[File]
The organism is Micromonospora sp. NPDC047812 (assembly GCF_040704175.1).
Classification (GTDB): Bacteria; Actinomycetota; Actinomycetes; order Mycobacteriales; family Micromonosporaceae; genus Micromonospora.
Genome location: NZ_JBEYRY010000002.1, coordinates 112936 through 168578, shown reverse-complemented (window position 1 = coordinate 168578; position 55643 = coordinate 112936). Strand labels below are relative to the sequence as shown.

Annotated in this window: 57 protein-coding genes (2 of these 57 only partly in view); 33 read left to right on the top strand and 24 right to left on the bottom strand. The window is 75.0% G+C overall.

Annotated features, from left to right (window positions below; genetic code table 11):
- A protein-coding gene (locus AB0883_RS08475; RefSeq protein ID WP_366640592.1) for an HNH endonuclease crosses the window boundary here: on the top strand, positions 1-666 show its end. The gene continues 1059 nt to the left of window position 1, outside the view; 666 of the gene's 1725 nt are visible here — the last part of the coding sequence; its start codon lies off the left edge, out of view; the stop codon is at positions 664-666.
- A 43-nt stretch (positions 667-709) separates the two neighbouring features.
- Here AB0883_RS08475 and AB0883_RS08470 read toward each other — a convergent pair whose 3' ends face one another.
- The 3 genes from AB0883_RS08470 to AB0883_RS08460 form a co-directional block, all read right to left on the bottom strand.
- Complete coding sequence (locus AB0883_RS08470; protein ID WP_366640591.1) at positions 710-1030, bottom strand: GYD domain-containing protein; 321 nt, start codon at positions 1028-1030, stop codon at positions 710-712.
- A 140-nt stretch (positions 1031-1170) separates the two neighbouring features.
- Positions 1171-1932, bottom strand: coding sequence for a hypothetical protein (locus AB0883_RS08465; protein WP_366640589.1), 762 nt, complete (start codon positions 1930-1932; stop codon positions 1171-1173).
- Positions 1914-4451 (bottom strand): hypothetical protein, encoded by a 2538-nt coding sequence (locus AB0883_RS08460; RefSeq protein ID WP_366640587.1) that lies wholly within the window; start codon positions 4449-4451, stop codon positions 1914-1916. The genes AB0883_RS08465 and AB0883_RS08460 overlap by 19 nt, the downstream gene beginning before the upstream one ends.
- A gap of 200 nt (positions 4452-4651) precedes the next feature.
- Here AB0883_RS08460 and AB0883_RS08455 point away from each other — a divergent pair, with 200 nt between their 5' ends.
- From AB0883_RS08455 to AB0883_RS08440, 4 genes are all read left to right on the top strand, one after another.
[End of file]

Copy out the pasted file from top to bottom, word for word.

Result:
The organism is Micromonospora sp. NPDC047812 (assembly GCF_040704175.1).
Classification (GTDB): Bacteria; Actinomycetota; Actinomycetes; order Mycobacteriales; family Micromonosporaceae; genus Micromonospora.
Genome location: NZ_JBEYRY010000002.1, coordinates 112936 through 168578, shown reverse-complemented (window position 1 = coordinate 168578; position 55643 = coordinate 112936). Strand labels below are relative to the sequence as shown.

Annotated in this window: 57 protein-coding genes (2 of these 57 only partly in view); 33 read left to right on the top strand and 24 right to left on the bottom strand. The window is 75.0% G+C overall.

Annotated features, from left to right (window positions below; genetic code table 11):
- A protein-coding gene (locus AB0883_RS08475; RefSeq protein ID WP_366640592.1) for an HNH endonuclease crosses the window boundary here: on the top strand, positions 1-666 show its end. The gene continues 1059 nt to the left of window position 1, outside the view; 666 of the gene's 1725 nt are visible here — the last part of the coding sequence; its start codon lies off the left edge, out of view; the stop codon is at positions 664-666.
- A 43-nt stretch (positions 667-709) separates the two neighbouring features.
- Here AB0883_RS08475 and AB0883_RS08470 read toward each other — a convergent pair whose 3' ends face one another.
- The 3 genes from AB0883_RS08470 to AB0883_RS08460 form a co-directional block, all read right to left on the bottom strand.
- Complete coding sequence (locus AB0883_RS08470; protein ID WP_366640591.1) at positions 710-1030, bottom strand: GYD domain-containing protein; 321 nt, start codon at positions 1028-1030, stop codon at positions 710-712.
- A 140-nt stretch (positions 1031-1170) separates the two neighbouring features.
- Positions 1171-1932, bottom strand: coding sequence for a hypothetical protein (locus AB0883_RS08465; protein WP_366640589.1), 762 nt, complete (start codon positions 1930-1932; stop codon positions 1171-1173).
- Positions 1914-4451 (bottom strand): hypothetical protein, encoded by a 2538-nt coding sequence (locus AB0883_RS08460; RefSeq protein ID WP_366640587.1) that lies wholly within the window; start codon positions 4449-4451, stop codon positions 1914-1916. The genes AB0883_RS08465 and AB0883_RS08460 overlap by 19 nt, the downstream gene beginning before the upstream one ends.
- A gap of 200 nt (positions 4452-4651) precedes the next feature.
- Here AB0883_RS08460 and AB0883_RS08455 point away from each other — a divergent pair, with 200 nt between their 5' ends.
- From AB0883_RS08455 to AB0883_RS08440, 4 genes are all read left to right on the top strand, one after another.